Kazia Solowiej, Penney Upton, Dominic Upton
International Journal of Therapy and Rehabilitation, Vol. 17, Iss. 9, 01 Sep 2010, pp 494 - 504

Background: The Allied Health Professions Support and Development Scheme was a pilot project administered by NHS Education for Scotland (NES) and the Scottish Government. The scheme was put in place to aid in the recruitment, retention and career development of newly qualified practitioners (NQPs) in NHSScotland. During the scheme, NQPs were provided with mentor support, an online learning facility and financial incentives.
Contents: This article describes the independent evaluation of the scheme, one which aims to assess the scheme's impact on recruitment, retention and career development of NQPs in NHSScotland. It was found that involvement in the scheme made NQPs feel valued as practitioners and increased their awareness of the wider allied health profession agenda. Financial support provided as part of the scheme was used to help with a range of costs including accommodation, training courses, continuing professional development (CPD) and student loan repayments.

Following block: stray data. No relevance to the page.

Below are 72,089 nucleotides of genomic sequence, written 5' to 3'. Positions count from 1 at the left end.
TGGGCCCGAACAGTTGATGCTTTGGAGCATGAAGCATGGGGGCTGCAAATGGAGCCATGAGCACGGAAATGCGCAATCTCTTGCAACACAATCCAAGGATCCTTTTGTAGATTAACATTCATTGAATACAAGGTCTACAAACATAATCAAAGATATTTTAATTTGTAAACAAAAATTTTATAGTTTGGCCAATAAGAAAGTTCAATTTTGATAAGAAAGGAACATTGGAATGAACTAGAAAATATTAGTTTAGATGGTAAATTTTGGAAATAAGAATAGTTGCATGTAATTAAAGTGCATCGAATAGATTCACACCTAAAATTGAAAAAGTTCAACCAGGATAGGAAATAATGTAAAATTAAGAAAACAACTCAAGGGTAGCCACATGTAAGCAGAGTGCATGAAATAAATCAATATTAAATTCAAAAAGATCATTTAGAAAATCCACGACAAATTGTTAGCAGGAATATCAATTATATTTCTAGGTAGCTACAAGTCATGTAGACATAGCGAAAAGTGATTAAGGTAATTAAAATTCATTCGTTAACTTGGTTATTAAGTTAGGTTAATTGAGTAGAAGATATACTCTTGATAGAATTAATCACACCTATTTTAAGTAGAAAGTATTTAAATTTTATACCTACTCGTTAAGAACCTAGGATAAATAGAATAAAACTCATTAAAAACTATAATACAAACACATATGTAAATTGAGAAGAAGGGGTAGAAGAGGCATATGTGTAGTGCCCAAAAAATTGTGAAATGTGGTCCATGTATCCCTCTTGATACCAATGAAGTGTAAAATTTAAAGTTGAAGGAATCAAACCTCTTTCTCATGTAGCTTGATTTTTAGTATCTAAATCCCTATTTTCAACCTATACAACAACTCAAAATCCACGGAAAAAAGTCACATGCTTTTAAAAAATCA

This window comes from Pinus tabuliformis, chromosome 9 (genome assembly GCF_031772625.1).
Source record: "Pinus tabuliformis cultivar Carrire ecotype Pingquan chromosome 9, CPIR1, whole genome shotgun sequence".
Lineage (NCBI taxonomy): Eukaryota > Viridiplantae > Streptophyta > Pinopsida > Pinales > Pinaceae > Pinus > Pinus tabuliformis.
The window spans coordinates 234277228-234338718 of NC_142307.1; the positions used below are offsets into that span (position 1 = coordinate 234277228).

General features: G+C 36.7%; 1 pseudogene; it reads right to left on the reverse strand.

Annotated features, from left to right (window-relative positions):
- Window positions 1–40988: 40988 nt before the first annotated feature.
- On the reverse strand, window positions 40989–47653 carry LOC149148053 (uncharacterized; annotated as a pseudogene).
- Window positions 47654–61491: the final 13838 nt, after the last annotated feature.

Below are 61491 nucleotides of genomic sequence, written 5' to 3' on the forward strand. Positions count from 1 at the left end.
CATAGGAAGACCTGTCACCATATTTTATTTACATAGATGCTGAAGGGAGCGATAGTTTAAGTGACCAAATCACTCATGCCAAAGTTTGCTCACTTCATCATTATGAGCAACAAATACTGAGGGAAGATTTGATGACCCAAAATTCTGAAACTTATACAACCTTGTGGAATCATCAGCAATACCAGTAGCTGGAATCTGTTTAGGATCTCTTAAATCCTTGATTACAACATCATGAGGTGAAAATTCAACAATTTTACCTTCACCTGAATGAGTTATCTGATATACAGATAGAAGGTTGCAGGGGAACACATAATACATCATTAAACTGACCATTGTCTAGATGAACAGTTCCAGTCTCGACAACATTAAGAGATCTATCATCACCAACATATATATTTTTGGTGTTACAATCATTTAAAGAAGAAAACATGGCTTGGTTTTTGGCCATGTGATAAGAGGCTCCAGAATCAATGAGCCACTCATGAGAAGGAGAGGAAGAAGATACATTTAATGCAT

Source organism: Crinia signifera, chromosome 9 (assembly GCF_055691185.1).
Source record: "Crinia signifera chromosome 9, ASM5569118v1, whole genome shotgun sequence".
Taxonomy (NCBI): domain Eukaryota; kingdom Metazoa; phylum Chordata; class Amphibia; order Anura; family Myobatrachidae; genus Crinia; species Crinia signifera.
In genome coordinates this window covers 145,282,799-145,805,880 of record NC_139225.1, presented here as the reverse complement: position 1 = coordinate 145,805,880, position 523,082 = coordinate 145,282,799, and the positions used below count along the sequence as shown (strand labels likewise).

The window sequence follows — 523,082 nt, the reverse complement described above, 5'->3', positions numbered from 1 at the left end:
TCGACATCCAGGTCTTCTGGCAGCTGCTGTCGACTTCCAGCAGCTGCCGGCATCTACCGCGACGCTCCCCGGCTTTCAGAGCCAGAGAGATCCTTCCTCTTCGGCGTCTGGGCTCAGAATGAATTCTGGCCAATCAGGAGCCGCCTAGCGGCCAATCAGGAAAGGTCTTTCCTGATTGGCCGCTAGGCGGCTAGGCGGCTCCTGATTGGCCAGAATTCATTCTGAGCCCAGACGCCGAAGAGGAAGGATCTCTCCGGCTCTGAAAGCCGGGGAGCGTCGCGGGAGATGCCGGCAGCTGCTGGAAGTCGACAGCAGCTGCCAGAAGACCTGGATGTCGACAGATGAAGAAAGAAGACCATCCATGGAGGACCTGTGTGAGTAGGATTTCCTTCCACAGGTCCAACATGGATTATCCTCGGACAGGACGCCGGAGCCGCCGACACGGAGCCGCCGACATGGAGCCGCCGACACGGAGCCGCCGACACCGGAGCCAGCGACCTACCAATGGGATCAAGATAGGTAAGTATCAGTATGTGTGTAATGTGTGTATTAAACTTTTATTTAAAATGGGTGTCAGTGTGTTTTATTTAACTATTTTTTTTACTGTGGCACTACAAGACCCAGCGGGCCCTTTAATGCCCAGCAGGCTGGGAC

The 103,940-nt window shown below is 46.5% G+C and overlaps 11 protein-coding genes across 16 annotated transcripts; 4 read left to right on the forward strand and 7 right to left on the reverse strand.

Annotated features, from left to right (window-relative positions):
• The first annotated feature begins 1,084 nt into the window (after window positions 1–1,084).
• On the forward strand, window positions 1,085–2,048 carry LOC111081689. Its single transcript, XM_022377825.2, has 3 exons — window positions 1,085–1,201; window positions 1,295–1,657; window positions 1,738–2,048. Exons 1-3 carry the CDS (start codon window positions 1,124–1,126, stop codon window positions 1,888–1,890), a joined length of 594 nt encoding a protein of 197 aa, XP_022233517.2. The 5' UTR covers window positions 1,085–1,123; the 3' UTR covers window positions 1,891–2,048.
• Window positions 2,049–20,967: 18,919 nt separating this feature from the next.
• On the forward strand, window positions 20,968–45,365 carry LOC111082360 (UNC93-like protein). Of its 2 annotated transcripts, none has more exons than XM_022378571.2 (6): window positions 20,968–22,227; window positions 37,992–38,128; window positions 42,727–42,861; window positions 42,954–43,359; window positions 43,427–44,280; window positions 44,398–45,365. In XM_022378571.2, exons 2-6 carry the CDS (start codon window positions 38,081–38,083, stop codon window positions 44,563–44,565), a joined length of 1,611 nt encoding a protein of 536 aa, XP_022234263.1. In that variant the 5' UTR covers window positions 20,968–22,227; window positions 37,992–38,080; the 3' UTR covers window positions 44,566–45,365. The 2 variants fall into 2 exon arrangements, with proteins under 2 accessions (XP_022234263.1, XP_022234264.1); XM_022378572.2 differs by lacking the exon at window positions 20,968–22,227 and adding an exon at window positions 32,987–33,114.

Conclusions: Overall the majority of NQPs (86%) regarded the scheme as a positive experience and indicated that they would recommend it to their colleagues. Similar schemes may be successfully put in place elsewhere around the world to support NQPs. A later article will consider the impact of this scheme on recruitment and retention of allied health professionals in rural areas of NHS Scotland.

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